A cougar attacked a small dog near Clearwater Secondary School. The cat only ran when the dog’s owner, Don Collins, approached within five to 10 feet. A search indicated that the cougar then went back up the mountain.

Amalgamated Christmas disbanded after 16 years of service. Committee chairperson Pauline Gregory handed over its remaining funds to Food Bank president Jeanette Stockton.

North Thompson Community Skills Center had found a temporary home in Brookfield Mall, reported interim coordinator Terry Rogers. Development team leader Chuck Emery said a federal/provincial review team would give final approval to the centre soon.


Kamloops-North Thompson MLA Kevin Krueger was excited by new structures for cabinet and government introduced by Premier Gordon Campbell. “There’s a tremendous mood of optimism in the capital,” Krueger said following the swearing-in ceremonies for the new administration.


A total of 52 students formed the graduating class of 2006 from Clearwater Secondary School. The commencement ceremonies were held at the Sportsplex where 53 scholarships and bursaries were awarded to 19 students who collected a total of $33,500.

Vavenby correspondent Trevor Harder reported the members of the Sallenbach logging crew deserved a hearty thanks. They had removed multiple pine beetle-killed trees throughout the region for free or at very little cost. Efforts were halted when it was suspected a First Nation’s burial site might be disturbed. Harder reported many Vavenby residents felt this should not put a stop to removing bug-killed trees.


About 50 students took part in graduation ceremonies at Clearwater Secondary School. Valedictorians were Jonah Timms and Clara Shipp.

Ministry of Transportation and Infrastructure was looking at installing a roundabout at the junction of Highway 5 and the road to Wells Gray Park. “The Ministry’s engineers came to us with the idea,” said Clearwater Mayor John Harwood.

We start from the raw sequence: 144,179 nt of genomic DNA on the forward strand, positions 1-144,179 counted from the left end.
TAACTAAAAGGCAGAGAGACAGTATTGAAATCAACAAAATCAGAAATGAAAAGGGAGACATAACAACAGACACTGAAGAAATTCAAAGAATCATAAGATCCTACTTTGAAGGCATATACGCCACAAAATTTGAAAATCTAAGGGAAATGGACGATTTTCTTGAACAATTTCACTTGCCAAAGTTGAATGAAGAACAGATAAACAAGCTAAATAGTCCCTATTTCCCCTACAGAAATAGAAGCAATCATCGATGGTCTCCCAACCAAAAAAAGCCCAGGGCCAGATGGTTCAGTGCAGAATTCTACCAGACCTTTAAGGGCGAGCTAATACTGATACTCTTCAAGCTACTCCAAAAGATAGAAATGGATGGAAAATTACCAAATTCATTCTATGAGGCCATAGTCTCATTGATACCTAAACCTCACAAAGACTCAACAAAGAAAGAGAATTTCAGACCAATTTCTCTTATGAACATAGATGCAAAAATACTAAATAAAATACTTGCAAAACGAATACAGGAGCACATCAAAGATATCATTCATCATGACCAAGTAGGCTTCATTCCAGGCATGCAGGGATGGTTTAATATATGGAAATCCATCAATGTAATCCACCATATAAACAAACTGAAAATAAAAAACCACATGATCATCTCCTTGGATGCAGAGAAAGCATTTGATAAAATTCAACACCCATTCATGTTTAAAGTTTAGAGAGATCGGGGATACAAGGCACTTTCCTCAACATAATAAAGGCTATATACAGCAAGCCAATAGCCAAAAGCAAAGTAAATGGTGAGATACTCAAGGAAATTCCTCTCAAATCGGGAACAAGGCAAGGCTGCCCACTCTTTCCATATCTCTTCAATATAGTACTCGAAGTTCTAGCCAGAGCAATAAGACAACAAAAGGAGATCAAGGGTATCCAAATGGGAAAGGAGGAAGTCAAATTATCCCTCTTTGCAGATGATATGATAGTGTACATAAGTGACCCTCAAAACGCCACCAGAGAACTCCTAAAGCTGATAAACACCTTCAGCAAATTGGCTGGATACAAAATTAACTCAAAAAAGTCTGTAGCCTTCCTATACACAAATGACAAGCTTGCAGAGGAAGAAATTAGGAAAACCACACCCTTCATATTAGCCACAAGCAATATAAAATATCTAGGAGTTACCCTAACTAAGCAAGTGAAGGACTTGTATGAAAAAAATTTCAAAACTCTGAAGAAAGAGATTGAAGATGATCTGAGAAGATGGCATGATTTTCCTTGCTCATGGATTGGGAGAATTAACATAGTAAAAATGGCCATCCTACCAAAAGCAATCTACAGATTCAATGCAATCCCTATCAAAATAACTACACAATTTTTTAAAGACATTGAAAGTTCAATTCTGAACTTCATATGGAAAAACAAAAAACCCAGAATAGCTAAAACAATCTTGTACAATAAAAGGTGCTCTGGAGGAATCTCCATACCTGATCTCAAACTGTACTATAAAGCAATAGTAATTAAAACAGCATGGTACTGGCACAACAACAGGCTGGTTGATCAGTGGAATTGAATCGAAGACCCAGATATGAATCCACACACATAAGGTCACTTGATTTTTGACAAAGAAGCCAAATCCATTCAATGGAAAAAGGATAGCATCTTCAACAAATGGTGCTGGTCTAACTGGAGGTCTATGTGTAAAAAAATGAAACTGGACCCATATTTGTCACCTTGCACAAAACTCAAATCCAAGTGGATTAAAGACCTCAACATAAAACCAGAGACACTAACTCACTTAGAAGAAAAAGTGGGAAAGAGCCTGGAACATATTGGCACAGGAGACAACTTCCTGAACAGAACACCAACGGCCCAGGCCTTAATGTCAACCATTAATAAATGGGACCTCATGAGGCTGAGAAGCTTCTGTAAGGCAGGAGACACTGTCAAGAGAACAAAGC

Chief Nathan Matthew and other members of Simpcw First Nation took part in the official opening of a small-scale hydro project on Bone Creek north of Blue River. The run of the river facility generated enough electricity for 4,500 homes, said TransAlta vice-president Hugo Shaw.

District of Clearwater chief administrative officer Isabell Hadford announced she was taking early retirement. The District also welcomed its new director of finance, Sheila Thiessen.

Wells Gray Search and Rescue members spent the night with an Australian man after he was injured falling off a horse. He was airlifted by helicopter the following morning.


A total of 46 students accepted their scrolls from principal Darren Coates and school superintendent Karl deBruijn at the CSS graduation ceremonies. Over $41,000 was given out in scholarships and bursaries to help further the grads’ education.

Ruddock Creek project, a joint venture between Imperial (50 per cent), Mitsui Mining and Smelting Co. Ltd. (30 per cent) and Itochu Corporation (20 per cent), was making progress. That was in a report given by Imperial Metals vice-president Gordon Weevil and exploration manager Jim Miller-Tait to Clearwater town council’s economic development committee. Getting adequate electrical power to the site would be a priority.

Members of Dr. Helmcken Memorial Auxiliary were happy to report during their annual general meeting they had allocated $117,000 for Clearwater’s hospital and for the doctors’ wish list.